Coverage claimed: Acxiom spends about $50M for data on US data and covers more than 80% of the population. They have 80% coverage in the UK and have some coverage in Australia, Canada and Germany.
Acxiom has an interesting take on their responsibilities with respect to the data breaches:
The files that were accessed contained a wide variety of client information, some of which was personally identifiable and some of which was not. Most of the data was non-sensitive, and some of the data was encrypted.
Because the information belongs to Acxiom's clients, we are not authorized to answer questions from individuals about whether their information was accessed in the breach. We are working with our clients to assess the impact on their customers. Both Acxiom and our clients are taking this situation very seriously.
In their response to the class action (footnote 4):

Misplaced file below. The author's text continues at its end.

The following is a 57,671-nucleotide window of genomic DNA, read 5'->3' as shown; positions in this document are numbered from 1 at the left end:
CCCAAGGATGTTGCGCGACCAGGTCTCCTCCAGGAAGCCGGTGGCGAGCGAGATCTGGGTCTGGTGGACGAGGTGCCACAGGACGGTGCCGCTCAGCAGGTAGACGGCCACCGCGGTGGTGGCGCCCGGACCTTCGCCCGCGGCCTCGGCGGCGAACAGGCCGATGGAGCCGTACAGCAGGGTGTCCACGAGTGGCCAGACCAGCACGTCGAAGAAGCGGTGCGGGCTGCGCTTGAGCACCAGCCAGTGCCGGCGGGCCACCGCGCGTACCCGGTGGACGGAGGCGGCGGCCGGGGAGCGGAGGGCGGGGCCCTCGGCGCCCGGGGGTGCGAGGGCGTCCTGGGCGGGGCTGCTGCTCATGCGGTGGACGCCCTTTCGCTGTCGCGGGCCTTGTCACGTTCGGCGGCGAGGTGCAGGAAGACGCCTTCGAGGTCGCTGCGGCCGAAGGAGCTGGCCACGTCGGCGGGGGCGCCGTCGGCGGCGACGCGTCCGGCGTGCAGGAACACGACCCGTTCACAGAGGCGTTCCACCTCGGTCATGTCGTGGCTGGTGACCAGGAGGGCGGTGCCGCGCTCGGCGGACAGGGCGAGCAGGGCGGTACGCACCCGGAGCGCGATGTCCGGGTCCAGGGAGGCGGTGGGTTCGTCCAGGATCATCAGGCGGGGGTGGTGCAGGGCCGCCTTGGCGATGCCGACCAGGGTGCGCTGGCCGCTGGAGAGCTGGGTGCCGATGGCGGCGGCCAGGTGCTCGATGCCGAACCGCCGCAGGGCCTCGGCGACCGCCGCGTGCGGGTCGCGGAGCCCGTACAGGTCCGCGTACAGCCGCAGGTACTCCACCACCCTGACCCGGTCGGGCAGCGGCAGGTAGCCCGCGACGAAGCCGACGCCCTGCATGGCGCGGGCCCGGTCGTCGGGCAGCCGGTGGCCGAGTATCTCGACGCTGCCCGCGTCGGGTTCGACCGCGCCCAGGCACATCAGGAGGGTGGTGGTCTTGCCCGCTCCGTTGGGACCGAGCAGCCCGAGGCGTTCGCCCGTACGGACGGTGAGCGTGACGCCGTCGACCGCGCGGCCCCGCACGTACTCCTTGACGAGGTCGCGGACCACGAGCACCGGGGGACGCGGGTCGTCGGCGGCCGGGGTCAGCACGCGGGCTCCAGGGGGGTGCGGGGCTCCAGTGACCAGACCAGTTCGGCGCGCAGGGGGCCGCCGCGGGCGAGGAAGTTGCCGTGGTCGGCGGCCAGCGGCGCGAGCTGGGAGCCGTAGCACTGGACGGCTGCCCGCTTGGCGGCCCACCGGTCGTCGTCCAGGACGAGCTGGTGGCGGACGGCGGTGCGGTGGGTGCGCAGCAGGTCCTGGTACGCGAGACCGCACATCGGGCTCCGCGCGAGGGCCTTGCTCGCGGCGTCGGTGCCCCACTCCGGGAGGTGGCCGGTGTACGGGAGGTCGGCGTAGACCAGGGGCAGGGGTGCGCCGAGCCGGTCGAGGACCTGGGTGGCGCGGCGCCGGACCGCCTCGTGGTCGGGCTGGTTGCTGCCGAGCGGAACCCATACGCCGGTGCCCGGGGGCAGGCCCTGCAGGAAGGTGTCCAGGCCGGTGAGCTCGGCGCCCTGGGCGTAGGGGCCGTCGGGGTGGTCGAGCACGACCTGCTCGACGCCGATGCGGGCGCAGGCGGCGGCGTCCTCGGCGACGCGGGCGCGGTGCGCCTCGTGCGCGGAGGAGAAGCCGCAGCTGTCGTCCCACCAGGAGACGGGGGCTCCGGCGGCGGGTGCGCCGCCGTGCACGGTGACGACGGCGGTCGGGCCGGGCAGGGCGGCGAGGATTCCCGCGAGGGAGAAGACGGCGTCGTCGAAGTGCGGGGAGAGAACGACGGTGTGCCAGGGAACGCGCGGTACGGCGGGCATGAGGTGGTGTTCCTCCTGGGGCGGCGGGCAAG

At one point in the Complaint, plaintiff contends that when Acxiom's clients' information was stolen, Acxiom was (or should be) obligated to directly notify the consumers from whom Acxiom's clients had collected information. No such legal obligation has ever existed. Indeed, while Arkansas enacted a data security notification statute years after the incident in question, even under this new statute, in the event its clients' data is stolen, Acxiom's only obligation is to notify its clients of the incident. See, e.g., Ark. Code Ann. § 4-110-105 (2005). The Arkansas legislature chose not to impose upon Acxiom a duty to notify consumers directly. Id. Plaintiff certainly should not be permitted to invent a duty for which there is no authority and which the Arkansas legislature has, at least impliedly, rejected. See Arthur v. Zearley, 895 S.W.2d 928 (Ark. 1995) (invoking canon of expressio unius est exclusio alterius for the proposition that where a statute imposes clear requirements, that which is not expressly included must be excluded).
Acxiom seems to view this as a set of separate, discreet data breaches and not one gigantic one. The indictment lists over 130 files that where downloaded (with about 80 downloads after 1 July 2003 alone). It makes one wonder if any of these stolen files contained individuals who should have been notified under SB 1386? That issue was raised after the original Baas hack was revealed.
SB 1386 became effective on July 1, 2003. It requires any: